Politics back at Giffords shooting site

Politics again at shooting site.

Politics again at shooting site.

In the 3 years since the Gabrielle Giffords shooting,  a small memorial garden has been built near the spot and political activity has returned once again to this tragic place outside a Safeway grocery in the northern part of Tucson.

Giffords, a former Congresswoman, suffered a head wound and six others attending her “Congress on Your Corner” meeting were killed.

The Safeway is still there at the southeast corner of busy Ina and Oracle Roads, 8 miles north of the city center.  And by all signs on Easter Sunday the store was doing a good business despite the dismal history.

As you walk toward the store from the parking lot, you can not miss a small plot of bright flowers and a large stone on the north side of the Safeway’s entrance.   Two white lilies sprout from a pot in front of the stone.  There is no garish sign to inform you what this is all about.  It is only when you walk around to the stone by the sidewalk that you get a hint of what happened here, but only a hint.  A plaque attached to the stone says:

Honoring the victims of the event of January 8, 2011 / The Tucson Tragedy . . . / we shall never forget.

Beneath the message is a line of 13 stars then “Safeway” and the company’s logo.

That is it.

The memorial near the Safeway store.

The memorial near the Safeway store.

No mention of Giffords or the dead — Christina Green, age 9, Dorothy “Dot” Morris, 76, John Roll, 63, Phyllis Schneck, 79, Dorwan Stoddard, 76, Gabrielle “Gabe” Zimmerman, 30.  No mention of the 12 others wounded.  No mention of the deranged shooter, Jared Loughner, who is in a Springfield, MO, prison serving seven consecutive life sentences.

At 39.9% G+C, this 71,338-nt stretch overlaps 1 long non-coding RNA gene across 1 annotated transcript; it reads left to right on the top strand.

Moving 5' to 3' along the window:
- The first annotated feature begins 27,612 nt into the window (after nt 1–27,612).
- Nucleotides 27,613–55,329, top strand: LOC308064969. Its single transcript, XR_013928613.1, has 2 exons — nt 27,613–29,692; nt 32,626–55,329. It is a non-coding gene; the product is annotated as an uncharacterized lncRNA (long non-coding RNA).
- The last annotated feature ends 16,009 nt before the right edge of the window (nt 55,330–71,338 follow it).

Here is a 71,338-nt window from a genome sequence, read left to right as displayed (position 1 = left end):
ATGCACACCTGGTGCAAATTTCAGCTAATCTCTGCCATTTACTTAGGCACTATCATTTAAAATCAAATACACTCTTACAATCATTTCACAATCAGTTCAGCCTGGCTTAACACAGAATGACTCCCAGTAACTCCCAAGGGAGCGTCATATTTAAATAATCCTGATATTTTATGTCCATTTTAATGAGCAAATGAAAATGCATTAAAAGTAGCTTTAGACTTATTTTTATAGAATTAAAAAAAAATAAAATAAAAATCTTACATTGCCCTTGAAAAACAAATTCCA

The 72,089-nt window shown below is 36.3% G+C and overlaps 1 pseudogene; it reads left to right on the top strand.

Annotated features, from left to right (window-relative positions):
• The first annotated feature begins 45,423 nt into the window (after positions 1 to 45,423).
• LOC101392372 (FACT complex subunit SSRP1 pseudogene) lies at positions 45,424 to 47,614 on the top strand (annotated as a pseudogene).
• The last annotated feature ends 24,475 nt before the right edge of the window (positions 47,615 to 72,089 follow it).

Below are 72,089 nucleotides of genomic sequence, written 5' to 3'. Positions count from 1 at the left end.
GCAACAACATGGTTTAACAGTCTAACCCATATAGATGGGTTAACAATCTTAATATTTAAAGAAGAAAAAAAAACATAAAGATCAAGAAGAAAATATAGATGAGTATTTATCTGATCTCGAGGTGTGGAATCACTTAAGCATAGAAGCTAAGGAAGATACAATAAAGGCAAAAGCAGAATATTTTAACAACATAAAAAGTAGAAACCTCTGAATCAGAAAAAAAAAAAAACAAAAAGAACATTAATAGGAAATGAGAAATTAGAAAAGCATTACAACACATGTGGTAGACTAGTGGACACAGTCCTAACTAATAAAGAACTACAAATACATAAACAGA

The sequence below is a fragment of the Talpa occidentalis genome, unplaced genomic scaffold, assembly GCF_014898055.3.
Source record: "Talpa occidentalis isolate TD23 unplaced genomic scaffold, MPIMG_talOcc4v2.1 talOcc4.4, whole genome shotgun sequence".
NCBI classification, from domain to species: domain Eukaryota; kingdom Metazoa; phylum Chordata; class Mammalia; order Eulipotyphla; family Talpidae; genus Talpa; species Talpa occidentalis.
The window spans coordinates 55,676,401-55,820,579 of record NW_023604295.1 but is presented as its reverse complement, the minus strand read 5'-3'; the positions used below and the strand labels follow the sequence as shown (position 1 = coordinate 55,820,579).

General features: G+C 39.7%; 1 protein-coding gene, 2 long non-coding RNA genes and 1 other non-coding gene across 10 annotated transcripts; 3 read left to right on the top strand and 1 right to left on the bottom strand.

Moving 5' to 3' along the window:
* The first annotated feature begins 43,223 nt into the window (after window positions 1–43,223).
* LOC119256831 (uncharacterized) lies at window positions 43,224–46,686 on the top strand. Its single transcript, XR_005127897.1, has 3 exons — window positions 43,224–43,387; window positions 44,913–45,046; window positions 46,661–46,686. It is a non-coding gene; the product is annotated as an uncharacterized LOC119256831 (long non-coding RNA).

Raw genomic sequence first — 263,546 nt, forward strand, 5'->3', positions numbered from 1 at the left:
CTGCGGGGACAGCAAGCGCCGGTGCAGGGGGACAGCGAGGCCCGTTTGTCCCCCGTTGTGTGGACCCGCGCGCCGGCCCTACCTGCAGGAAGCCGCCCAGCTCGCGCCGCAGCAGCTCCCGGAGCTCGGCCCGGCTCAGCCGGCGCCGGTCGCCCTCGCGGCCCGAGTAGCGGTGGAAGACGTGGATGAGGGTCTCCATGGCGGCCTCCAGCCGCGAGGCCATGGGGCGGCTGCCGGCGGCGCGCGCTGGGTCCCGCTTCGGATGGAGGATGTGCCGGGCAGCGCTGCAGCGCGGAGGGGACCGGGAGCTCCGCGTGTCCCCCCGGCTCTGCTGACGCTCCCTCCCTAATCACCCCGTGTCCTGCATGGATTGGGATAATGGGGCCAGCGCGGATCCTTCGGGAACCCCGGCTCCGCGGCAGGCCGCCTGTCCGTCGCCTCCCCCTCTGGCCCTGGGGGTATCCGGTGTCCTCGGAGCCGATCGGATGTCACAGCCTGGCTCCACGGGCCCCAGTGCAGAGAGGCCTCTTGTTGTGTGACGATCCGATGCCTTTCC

One could argue the memorial is tasteful and horribly incomplete.

About 10 yards to the south of the memorial, on the other side of the Safeway entrance, stands Robin Auld.  He appears to be a man in his 60s, tanned and dressed smartly in a striped tie and long-sleeve purple shirt, a color that some connote with Easter.  He is gathering signatures to run in the primary elections later this year as a Democratic candidate for Justice of the Peace in Precinct #1.  So says the fold-out sign on the sidewalk.  His “signing desk” is one of the store’s brown wastebaskets.  Some Safeway customers seem eager to sign only to discover they are ineligible because they live outside Auld’s district.

Auld is amenable to a photo.

“Are you a reporter?” he asks.  When I say, no, he looks disappointed.  He lets me shoot my photo anyway.  On reflection, I suppose the camera could have held a handgun.  Maybe a Glock like Loughner used.  I could have been an assassin.  But Auld doesn’t appear concerned.  Instead, he looks for his next signature coming in from the parking lot.

Auld said he was aware of the memorial so close to where he stands and, as I mention it, he sees the significance immediately.

“I’m probably the first politician to campaign here in three years,” he said.

Life goes on.  Memories flee.  And now things are back to normal in front of the Safeway.  For now, anyway.








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